|Publication number||US5584386 A|
|Application number||US 08/416,355|
|Publication date||Dec 17, 1996|
|Filing date||Apr 4, 1995|
|Priority date||Apr 4, 1995|
|Also published as||WO1998012125A1|
|Publication number||08416355, 416355, US 5584386 A, US 5584386A, US-A-5584386, US5584386 A, US5584386A|
|Inventors||Peggy S. Ahonen|
|Original Assignee||Ahonen; Peggy S.|
|Export Citation||BiBTeX, EndNote, RefMan|
|Patent Citations (23), Referenced by (10), Classifications (14), Legal Events (6)|
|External Links: USPTO, USPTO Assignment, Espacenet|
1. Field of the Invention
This invention relates generally to a container for storing and disinfecting used medical instruments and, more particularly, to a container for storing and disinfecting used medical instruments, such as hypodermic needles and scalpels, in which the contaminated portion of the instrument is inserted through a stabilizing medium that rigidly holds the instrument and into a disinfecting medium for disinfecting the instrument.
2. Discussion of the Related Art
In the health care environment, prevention of the spread of germs, blood born pathogens, and the like is of a foremost interest. As is well understood in the art, the AIDS and hepatitis B viruses, certain germs, as well as other contaminants, can be extremely dangerous and contagious, and create a vulnerable environment for both the health care worker and the patient. It is very important that after the use of certain invasive medical instruments, the instruments be stored in a suitable location so as to prevent injury and the spread of viruses, germs and contaminants to the health care workers and patients. For example, after a health care worker has injected a patient with a medical solution by means of a disposable hypodermic needle, it is important to immediately store the used hypodermic needle in a secure location for subsequent disposal so as to reduce the chance that the health care worker will be injured by the sharp point of the needle, or be exposed to contamination on the needle, such as from certain blood born pathogens. The AIDS and hepatitis B viruses are sometimes transmitted by puncture wounds from hypodermic needles. Likewise, other medical instruments, such as scalpels, need to also be stored in a safe place following use to prevent injury and the spread of germs and viruses before sterilization and subsequent reuse.
Many types of containers are known in the prior art that are used to temporarily store hypodermic needles and the like after use for subsequent disposal, or reuse. Some of these containers include disinfecting mediums, such as bleach, that disinfect the instruments to prevent the spread of germs and viruses. However, although there are many types of such containers, there is still room for improvement in the design and use of these containers to further reduce the chance that germs and viruses will be spread to health care workers after use of the instruments, or that the health care worker will be injured by the instruments.
It is an object of the present invention to provide a container that allows for the storage and disinfecting of hypodermic needles and invasive medical instruments subsequent to their use.
In accordance with the teaching of the present invention, a container for storing and disinfecting hypodermic needles and/or other invasive medical instruments, after use is disclosed. The container includes side walls and a bottom wall made, for example, of a robust and inexpensive plastic, that define an enclosure having an open upper end. A weighting material is placed in the container adjacent to the bottom wall to lower the center of gravity of the container, and prevent it from being readily tipped. A porous layer, such as an open cell foam, is placed in the container on the weighting material and is saturated with a disinfecting solution, such as bleach. A thin, sealing membrane is attached to the inside of the container above the porous layer to prevent the disinfecting solution from escaping from the container. A fibrous layer, such as a cork layer, is positioned in the container above the membrane, adjacent the open end, and acts to support the medical instruments while in the container. In use, the sharp tip or edge of the medical instrument is forced through the fibrous layer and the sealing membrane into the porous layer where it is disinfected. The container can be placed in a suitable base to provide additional support if desirable.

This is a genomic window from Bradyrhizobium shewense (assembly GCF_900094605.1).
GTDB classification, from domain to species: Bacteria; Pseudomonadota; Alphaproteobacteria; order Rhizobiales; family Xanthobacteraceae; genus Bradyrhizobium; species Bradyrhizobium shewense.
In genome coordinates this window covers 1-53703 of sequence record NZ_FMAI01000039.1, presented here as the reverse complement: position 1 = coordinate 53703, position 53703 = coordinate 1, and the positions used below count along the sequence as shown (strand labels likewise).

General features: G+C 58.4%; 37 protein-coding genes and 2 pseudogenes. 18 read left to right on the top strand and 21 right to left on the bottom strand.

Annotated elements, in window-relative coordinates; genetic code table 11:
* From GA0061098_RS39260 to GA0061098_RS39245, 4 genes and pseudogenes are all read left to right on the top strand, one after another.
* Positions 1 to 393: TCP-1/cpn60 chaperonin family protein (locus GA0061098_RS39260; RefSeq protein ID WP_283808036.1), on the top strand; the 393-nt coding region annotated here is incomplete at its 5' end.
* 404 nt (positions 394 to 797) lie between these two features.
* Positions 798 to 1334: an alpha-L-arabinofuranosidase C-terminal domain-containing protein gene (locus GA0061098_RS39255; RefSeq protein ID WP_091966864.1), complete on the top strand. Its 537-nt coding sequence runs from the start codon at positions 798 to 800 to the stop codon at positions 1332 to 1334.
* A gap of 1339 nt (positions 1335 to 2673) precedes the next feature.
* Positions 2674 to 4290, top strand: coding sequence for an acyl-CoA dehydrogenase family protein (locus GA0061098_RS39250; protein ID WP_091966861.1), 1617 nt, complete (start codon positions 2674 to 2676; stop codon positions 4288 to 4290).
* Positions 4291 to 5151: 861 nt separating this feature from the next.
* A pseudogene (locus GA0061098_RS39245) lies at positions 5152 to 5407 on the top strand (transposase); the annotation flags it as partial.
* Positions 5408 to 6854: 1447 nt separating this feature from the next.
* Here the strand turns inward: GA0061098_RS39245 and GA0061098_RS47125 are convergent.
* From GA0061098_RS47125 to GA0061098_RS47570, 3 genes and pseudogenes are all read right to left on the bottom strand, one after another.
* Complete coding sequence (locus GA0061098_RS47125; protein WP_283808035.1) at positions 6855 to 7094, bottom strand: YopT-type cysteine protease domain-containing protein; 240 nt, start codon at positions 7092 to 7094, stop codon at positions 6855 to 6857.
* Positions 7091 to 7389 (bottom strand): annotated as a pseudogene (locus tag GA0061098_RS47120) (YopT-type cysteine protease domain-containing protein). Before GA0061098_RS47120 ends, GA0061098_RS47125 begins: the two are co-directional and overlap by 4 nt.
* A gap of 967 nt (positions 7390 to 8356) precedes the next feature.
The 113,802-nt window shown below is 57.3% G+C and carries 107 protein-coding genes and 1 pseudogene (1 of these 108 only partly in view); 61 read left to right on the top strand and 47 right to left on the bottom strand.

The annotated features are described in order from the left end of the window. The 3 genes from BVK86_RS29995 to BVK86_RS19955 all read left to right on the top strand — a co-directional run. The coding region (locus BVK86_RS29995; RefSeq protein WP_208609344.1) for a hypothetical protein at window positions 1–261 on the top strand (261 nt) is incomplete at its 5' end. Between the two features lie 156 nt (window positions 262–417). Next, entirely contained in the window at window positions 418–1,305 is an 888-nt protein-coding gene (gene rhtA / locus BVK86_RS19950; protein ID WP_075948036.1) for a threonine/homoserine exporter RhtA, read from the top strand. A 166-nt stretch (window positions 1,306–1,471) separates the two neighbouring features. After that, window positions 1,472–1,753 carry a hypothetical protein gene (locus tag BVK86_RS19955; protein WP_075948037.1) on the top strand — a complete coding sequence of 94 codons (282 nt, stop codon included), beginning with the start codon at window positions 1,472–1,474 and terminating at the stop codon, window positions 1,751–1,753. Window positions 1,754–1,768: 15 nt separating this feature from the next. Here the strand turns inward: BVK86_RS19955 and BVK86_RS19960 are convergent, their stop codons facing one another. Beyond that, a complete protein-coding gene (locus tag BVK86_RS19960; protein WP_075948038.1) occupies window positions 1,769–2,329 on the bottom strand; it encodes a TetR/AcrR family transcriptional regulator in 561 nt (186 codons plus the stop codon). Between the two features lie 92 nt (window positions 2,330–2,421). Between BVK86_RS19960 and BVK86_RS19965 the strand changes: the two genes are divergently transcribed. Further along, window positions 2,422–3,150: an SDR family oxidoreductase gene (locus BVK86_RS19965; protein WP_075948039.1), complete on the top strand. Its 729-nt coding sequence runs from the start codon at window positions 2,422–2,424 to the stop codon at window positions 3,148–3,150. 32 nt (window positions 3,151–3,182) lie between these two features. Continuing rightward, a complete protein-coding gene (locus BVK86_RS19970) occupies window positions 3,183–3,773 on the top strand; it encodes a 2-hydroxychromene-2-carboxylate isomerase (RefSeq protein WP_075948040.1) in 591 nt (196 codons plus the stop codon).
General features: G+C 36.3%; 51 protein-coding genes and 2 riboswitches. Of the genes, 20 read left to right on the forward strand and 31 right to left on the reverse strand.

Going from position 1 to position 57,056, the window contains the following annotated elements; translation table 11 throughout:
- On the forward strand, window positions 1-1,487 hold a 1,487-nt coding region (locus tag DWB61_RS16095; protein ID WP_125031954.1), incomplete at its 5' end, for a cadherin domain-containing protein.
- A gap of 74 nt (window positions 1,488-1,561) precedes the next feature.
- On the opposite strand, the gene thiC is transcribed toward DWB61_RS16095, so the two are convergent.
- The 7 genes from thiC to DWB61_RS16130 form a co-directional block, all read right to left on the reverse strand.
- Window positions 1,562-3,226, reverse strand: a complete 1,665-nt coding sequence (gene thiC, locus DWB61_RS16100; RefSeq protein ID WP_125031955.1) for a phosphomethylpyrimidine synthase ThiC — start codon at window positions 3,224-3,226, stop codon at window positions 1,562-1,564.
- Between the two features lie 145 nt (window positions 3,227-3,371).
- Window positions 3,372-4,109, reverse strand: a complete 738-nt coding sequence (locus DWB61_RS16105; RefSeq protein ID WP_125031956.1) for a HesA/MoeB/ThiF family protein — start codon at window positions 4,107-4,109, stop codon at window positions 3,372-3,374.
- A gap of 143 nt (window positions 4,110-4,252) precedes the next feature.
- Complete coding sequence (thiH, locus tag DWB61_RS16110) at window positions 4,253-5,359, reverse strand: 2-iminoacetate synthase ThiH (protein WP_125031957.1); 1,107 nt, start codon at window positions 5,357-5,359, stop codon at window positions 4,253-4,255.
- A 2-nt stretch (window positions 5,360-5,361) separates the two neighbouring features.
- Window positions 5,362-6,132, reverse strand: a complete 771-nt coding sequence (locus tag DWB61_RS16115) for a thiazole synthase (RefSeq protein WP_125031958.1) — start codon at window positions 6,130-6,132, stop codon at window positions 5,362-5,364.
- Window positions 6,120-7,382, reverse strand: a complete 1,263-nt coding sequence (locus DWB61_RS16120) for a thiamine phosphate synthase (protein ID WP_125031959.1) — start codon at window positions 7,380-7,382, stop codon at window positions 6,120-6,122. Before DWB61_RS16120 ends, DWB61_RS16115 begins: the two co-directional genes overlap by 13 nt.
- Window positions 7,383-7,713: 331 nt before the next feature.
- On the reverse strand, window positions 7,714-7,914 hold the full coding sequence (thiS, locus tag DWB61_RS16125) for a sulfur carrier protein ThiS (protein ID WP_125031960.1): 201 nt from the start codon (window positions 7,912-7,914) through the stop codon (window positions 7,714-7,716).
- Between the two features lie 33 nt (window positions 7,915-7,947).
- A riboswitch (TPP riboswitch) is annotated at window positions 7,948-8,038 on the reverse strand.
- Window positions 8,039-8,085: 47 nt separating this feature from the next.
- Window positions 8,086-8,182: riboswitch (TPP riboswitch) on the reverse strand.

Additional objects, advantages and features of the present invention will become apparent from the following description and appended claims, taken in conjunction with the accompanying drawings.
FIG. 1 is a side view of a container for holding medical instruments, according to an embodiment of the present invention;
FIG. 2 is a top view of the container of FIG. 1;
FIG. 3 is a cross-sectional side view of the container of FIG. 1;
FIG. 4 is a top view of a base member for supporting the container of FIG. 1; and
FIG. 5 is a cross-sectional side view of the base member of FIG. 4.
The following description of the preferred embodiments directed to a container for storing and disinfecting hypodermic needles and other invasive medical instruments is merely exemplary in nature and is in way intended to limit the invention or its applications or uses.
FIGS. 1-3 show various views of a container 10 for holding, storing and/or disinfecting various invasive medical instruments, such as hypodermic needles and scalpels. The container 10 includes a cylindrical side wall 12 and a bottom wall 14 that define an enclosure having an open upper end 16 to allow for the insertion of the medical instruments into the container 10 in the manner as described below. The side wall 12 and the bottom wall 14 are made of a suitable plastic, such as PVC or polystyrene, so as to be inexpensive, easily manufactured by injection molding and the like, and durable against breaking and punctures.